So naturally, I figured “why not slip something in by the man?” After all, we're in The Gardens. Jazz Mosaic style. This from slightly after all those records with The Cosmic Echoes, it's post-Another Green World jazz comes on like a more grounded, organic corollary to the astral fusion of Expansions and Visions Of A New World, even if a healthy dose of electronics still flow throughout.
One of those unexpected twists in house music's long and winding story, wherein circa Lindstrøm & Prins Thomas’ debut moody deep house sounds took on a yacht flavor (which was, in retrospect, hinted at by some of the Svek records). Move forward in time and these almost synthwave tendencies begin to be felt, which is exemplified by these smooth tunes defined by their raw, physical electronics (not to mention the voice of Bryan Ferry himself on “Johnny And Mary”). This one would appeal to all the Haim fans out there...
Incredibly pretty synthwave music, very much in the vein of those closing scenes at The Roadhouse in the new Twin Peaks. Interesting to find the sounds of my youth echoed so strongly, much as they were during the whole post punk revival some twenty years ago now. In this case precursors and fellow travelers to house and techno, the sort of music that would've been referred to as “Progressive” at the time.
In retrospect, you could begin to sense it with Junior Boys and Hot Chip, even going back to Morgan Geist (just check Hot Chip’s DJ-Kicks and Morgan Geist’s Unclassics), with its mainstream breakthrough arguably coming in the form of Drive by Cliff Martinez soundtrack. Another one for the Haim fans, but also anyone who's spent some time in Heartbeat City.
Truth be told, I've always detected a bit of the europe endless eighties in Landcruising, be it the game grid rhythm matrix (see Cutting Records) or the sparkling electronics (per Kraftwerk), the widescreen production or even the guitar pyrotechnics (a la early Ozrics), a glimpse of Progressive-era Detroit beamed through peak-era technoid dancefloors far into the future.
Lush electronic disco from the Godley & Creme of disco, who put out a brace of great records across the late-seventies under names like El Coco and Le Pamplemousse, often delivered with a healthy does of humor. With Seven Deadly Sins, they cook up a phenomenal proto-Italo sound under their own name that parallels what more widely-celebrated figures like Moroder and Cerrone were up to around the same time.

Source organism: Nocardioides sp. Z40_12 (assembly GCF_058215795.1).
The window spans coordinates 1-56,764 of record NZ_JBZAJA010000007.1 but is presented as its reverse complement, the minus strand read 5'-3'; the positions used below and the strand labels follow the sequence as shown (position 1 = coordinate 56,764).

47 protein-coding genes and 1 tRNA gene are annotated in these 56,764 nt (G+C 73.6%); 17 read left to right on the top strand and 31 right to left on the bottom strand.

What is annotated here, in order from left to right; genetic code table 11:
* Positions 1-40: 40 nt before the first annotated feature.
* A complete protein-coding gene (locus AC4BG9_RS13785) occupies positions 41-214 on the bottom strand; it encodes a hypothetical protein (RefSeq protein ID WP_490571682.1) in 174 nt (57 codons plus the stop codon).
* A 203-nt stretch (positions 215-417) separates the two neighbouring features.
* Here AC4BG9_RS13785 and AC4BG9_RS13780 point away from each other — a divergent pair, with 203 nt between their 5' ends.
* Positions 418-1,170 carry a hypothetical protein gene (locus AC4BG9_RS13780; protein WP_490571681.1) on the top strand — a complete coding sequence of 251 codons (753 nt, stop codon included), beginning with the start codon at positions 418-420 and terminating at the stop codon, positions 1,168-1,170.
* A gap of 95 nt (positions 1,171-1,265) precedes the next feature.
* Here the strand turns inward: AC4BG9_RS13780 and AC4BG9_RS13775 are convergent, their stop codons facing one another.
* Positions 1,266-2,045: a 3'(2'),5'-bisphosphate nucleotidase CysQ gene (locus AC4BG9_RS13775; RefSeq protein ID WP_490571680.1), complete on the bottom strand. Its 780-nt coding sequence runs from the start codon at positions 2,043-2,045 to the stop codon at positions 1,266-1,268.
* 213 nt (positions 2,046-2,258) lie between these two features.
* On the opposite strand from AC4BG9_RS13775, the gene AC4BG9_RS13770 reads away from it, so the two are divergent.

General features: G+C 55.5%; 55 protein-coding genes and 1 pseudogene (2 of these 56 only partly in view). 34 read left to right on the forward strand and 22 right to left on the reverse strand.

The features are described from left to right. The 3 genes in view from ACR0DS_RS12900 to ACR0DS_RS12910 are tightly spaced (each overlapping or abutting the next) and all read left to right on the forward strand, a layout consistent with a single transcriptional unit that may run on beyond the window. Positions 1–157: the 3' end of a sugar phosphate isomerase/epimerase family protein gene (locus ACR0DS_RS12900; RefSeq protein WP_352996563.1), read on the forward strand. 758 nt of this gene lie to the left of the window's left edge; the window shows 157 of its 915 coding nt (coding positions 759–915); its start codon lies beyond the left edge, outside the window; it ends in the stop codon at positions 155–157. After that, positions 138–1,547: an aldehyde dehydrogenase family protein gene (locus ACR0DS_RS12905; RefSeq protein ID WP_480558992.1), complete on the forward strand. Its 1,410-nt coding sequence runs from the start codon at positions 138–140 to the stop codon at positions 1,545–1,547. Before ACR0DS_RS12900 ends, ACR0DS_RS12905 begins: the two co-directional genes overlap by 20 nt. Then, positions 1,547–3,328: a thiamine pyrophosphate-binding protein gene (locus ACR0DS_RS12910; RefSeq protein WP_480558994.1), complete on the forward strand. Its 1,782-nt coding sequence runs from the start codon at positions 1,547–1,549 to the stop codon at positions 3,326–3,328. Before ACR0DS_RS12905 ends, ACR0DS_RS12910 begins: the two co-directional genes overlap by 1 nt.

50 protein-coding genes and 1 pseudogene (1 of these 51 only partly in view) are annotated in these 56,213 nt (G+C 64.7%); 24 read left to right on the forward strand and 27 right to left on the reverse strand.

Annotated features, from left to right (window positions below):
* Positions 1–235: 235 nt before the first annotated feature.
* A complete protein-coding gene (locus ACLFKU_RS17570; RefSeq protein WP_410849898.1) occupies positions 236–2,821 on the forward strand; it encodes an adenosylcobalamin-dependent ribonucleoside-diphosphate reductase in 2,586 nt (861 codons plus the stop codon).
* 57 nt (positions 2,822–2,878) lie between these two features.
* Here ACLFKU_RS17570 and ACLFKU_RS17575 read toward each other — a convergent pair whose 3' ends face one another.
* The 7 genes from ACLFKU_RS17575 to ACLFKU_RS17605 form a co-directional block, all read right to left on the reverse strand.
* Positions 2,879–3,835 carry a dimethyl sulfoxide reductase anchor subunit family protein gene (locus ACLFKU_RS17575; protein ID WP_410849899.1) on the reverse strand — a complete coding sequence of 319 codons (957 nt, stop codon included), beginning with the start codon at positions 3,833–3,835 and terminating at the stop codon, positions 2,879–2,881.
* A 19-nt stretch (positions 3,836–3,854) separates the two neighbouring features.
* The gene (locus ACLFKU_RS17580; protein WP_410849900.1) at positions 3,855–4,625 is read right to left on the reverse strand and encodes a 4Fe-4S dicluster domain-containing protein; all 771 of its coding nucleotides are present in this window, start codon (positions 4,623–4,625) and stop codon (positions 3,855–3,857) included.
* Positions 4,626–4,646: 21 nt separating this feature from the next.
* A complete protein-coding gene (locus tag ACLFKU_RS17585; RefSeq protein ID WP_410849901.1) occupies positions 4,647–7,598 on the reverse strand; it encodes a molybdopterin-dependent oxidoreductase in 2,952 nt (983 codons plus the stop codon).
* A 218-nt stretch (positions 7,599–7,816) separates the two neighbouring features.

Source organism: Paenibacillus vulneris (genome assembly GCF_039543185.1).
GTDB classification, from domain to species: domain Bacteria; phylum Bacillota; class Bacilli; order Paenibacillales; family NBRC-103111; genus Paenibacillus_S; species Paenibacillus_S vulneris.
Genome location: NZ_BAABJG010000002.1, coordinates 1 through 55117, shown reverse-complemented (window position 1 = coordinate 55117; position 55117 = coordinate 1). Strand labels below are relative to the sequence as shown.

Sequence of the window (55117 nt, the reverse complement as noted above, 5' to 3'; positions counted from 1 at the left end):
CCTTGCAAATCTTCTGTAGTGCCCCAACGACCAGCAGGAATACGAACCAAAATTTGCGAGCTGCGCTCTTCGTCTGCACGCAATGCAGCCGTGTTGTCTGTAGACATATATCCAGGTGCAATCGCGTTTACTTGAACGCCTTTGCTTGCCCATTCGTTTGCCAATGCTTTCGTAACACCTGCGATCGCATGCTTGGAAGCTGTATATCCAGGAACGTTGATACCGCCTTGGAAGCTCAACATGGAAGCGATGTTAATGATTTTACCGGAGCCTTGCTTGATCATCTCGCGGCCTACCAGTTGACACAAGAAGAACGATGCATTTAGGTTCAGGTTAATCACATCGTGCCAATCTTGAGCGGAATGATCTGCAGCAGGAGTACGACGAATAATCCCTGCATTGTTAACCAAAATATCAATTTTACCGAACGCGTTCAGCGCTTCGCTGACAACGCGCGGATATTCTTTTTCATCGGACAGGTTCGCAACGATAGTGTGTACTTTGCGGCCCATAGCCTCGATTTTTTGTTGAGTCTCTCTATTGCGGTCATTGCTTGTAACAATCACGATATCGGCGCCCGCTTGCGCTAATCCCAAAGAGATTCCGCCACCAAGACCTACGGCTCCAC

Despite the fact that he'd later be outdone by Kate Bush on The Dreaming, I'm a huge fan of Peter Gabriel’s first four albums, particularly Peter Gabriel 3 (Melt) and this one. I've always seen this sequence of records as a spiritual successor to Bowie’s Berlin Trilogy, with Peter Gabriel 4’s dense mesh of tightly-programmed electronic rhythms and atmosphere corresponding directly with Lodger’s strange globetrotting proto-Fourth World moves.
Widescreen kosmische prog. Despite it's slightly later vintage than more canonical classics like Yeti and Dance Of The Lemmings, it's my absolute favorite record by the crew, even beating out the Utopia LP. Touching all the bases from hard-edged epics like “Surrounded By The Stars” and the Gothic the title track, the bucolic Popol Vuh-esque folk of “Wie Der Wind Am Ende Einer Strasse”, and the apocalyptic nightmare Nuremberg rally of “Deutsch Nepal”. Best of all is the surreal dreamtime illogic of “Sleepwalker's Timeless Bridge”, which goes from Magical Mystery Tour to the interstellar slipstream in a blink of an eye.
Awesome post-Airplane acid rock, sourced in the British blues it's spiked with the skewed twin vision of Peter Green and Danny Kirwan, rounding out the finest album-length set by the Mk. I group. Also, to stretch it out a little, I went ahead and paired this with the first disc of a two-part Peter Green compilation that I've been in the process of putting together.